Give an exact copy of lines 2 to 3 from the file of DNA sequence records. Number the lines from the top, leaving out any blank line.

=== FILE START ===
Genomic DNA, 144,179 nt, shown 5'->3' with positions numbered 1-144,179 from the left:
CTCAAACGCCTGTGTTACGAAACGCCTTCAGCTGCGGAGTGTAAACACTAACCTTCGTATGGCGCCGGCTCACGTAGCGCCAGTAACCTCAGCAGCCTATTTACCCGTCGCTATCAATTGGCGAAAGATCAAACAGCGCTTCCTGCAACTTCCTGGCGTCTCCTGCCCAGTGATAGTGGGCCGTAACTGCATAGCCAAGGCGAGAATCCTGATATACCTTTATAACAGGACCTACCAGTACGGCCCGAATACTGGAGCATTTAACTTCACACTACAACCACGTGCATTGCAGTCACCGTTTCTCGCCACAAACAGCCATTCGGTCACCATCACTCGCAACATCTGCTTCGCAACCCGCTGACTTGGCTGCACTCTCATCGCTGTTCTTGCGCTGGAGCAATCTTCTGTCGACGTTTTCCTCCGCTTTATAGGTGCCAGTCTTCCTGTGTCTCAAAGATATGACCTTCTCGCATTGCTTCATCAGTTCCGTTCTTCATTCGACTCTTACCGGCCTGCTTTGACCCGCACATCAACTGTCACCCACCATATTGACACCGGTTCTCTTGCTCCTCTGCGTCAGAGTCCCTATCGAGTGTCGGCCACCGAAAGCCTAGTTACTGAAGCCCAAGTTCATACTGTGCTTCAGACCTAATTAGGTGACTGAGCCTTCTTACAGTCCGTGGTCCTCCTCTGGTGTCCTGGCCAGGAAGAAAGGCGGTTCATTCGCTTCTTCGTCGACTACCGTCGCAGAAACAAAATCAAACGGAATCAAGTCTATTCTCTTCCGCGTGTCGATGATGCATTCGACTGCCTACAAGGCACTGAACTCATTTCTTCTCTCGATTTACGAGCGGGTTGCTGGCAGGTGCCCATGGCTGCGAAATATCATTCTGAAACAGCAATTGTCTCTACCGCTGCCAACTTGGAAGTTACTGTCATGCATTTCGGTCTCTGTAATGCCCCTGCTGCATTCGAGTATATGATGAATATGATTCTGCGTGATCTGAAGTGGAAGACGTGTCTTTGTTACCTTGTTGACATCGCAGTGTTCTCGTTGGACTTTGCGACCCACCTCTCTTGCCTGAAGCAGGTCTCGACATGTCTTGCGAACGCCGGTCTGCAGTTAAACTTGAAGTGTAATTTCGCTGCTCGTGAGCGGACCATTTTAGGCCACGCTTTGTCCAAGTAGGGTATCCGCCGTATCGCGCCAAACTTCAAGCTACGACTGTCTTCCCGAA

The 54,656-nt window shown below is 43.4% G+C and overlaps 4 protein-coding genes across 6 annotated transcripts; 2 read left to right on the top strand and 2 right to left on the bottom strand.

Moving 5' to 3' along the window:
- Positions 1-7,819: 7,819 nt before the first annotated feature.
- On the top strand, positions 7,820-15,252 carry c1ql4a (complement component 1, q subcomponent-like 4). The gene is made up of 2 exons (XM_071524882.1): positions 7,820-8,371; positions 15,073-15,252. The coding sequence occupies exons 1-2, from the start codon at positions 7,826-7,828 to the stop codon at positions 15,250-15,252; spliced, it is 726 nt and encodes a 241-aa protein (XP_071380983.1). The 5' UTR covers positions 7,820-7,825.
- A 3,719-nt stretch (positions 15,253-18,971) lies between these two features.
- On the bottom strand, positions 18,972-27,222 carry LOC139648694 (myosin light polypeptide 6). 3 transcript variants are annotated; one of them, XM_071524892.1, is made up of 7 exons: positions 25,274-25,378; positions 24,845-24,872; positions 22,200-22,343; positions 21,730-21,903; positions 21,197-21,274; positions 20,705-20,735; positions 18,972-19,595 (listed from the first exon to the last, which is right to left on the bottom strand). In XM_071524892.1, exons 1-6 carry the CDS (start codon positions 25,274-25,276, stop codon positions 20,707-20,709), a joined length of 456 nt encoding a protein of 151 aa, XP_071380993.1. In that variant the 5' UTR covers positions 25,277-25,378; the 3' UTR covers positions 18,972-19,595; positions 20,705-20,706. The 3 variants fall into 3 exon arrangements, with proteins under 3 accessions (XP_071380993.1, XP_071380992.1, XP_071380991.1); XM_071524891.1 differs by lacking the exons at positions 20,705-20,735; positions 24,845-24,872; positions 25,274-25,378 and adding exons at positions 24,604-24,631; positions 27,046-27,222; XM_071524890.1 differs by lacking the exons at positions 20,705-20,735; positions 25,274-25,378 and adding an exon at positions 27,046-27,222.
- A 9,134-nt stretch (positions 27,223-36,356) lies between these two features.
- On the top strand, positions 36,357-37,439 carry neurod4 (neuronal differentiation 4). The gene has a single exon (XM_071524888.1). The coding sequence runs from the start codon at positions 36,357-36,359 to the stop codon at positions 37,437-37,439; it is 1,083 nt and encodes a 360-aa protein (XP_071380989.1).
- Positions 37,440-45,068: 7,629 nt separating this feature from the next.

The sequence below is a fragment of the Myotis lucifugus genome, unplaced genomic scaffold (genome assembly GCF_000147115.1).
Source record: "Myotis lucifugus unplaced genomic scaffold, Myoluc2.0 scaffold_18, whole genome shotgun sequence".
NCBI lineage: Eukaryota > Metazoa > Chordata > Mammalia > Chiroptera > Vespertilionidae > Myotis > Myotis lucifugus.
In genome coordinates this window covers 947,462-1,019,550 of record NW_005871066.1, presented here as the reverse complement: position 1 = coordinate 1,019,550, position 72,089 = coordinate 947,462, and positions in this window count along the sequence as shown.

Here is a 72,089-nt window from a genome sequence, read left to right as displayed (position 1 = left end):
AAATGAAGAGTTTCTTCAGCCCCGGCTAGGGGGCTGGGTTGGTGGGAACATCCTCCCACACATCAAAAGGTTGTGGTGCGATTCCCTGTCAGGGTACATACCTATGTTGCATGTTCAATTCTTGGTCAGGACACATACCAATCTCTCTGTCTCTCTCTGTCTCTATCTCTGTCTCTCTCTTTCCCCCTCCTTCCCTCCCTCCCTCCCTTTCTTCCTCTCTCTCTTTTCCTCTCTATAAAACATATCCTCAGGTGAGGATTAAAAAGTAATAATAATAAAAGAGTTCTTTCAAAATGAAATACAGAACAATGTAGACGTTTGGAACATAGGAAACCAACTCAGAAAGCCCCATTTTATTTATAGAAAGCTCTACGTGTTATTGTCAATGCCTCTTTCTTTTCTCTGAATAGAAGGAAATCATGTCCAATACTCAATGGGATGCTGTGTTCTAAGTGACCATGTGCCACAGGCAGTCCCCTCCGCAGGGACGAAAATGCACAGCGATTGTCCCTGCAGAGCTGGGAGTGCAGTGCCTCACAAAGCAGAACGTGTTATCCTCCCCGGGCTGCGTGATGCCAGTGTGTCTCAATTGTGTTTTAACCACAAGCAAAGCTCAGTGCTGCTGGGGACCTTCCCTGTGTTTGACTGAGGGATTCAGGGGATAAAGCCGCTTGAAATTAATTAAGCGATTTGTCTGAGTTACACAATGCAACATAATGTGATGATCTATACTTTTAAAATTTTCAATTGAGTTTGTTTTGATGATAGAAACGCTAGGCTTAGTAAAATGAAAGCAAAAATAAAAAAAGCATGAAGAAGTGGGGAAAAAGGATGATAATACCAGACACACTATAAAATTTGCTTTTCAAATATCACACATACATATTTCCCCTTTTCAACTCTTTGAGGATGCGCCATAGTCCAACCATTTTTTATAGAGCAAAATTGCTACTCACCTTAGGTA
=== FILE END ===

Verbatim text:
CTCAAACGCCTGTGTTACGAAACGCCTTCAGCTGCGGAGTGTAAACACTAACCTTCGTATGGCGCCGGCTCACGTAGCGCCAGTAACCTCAGCAGCCTATTTACCCGTCGCTATCAATTGGCGAAAGATCAAACAGCGCTTCCTGCAACTTCCTGGCGTCTCCTGCCCAGTGATAGTGGGCCGTAACTGCATAGCCAAGGCGAGAATCCTGATATACCTTTATAACAGGACCTACCAGTACGGCCCGAATACTGGAGCATTTAACTTCACACTACAACCACGTGCATTGCAGTCACCGTTTCTCGCCACAAACAGCCATTCGGTCACCATCACTCGCAACATCTGCTTCGCAACCCGCTGACTTGGCTGCACTCTCATCGCTGTTCTTGCGCTGGAGCAATCTTCTGTCGACGTTTTCCTCCGCTTTATAGGTGCCAGTCTTCCTGTGTCTCAAAGATATGACCTTCTCGCATTGCTTCATCAGTTCCGTTCTTCATTCGACTCTTACCGGCCTGCTTTGACCCGCACATCAACTGTCACCCACCATATTGACACCGGTTCTCTTGCTCCTCTGCGTCAGAGTCCCTATCGAGTGTCGGCCACCGAAAGCCTAGTTACTGAAGCCCAAGTTCATACTGTGCTTCAGACCTAATTAGGTGACTGAGCCTTCTTACAGTCCGTGGTCCTCCTCTGGTGTCCTGGCCAGGAAGAAAGGCGGTTCATTCGCTTCTTCGTCGACTACCGTCGCAGAAACAAAATCAAACGGAATCAAGTCTATTCTCTTCCGCGTGTCGATGATGCATTCGACTGCCTACAAGGCACTGAACTCATTTCTTCTCTCGATTTACGAGCGGGTTGCTGGCAGGTGCCCATGGCTGCGAAATATCATTCTGAAACAGCAATTGTCTCTACCGCTGCCAACTTGGAAGTTACTGTCATGCATTTCGGTCTCTGTAATGCCCCTGCTGCATTCGAGTATATGATGAATATGATTCTGCGTGATCTGAAGTGGAAGACGTGTCTTTGTTACCTTGTTGACATCGCAGTGTTCTCGTTGGACTTTGCGACCCACCTCTCTTGCCTGAAGCAGGTCTCGACATGTCTTGCGAACGCCGGTCTGCAGTTAAACTTGAAGTGTAATTTCGCTGCTCGTGAGCGGACCATTTTAGGCCACGCTTTGTCCAAGTAGGGTATCCGCCGTATCGCGCCAAACTTCAAGCTACGACTGTCTTCCCGAA

The 54,656-nt window shown below is 43.4% G+C and overlaps 4 protein-coding genes across 6 annotated transcripts; 2 read left to right on the top strand and 2 right to left on the bottom strand.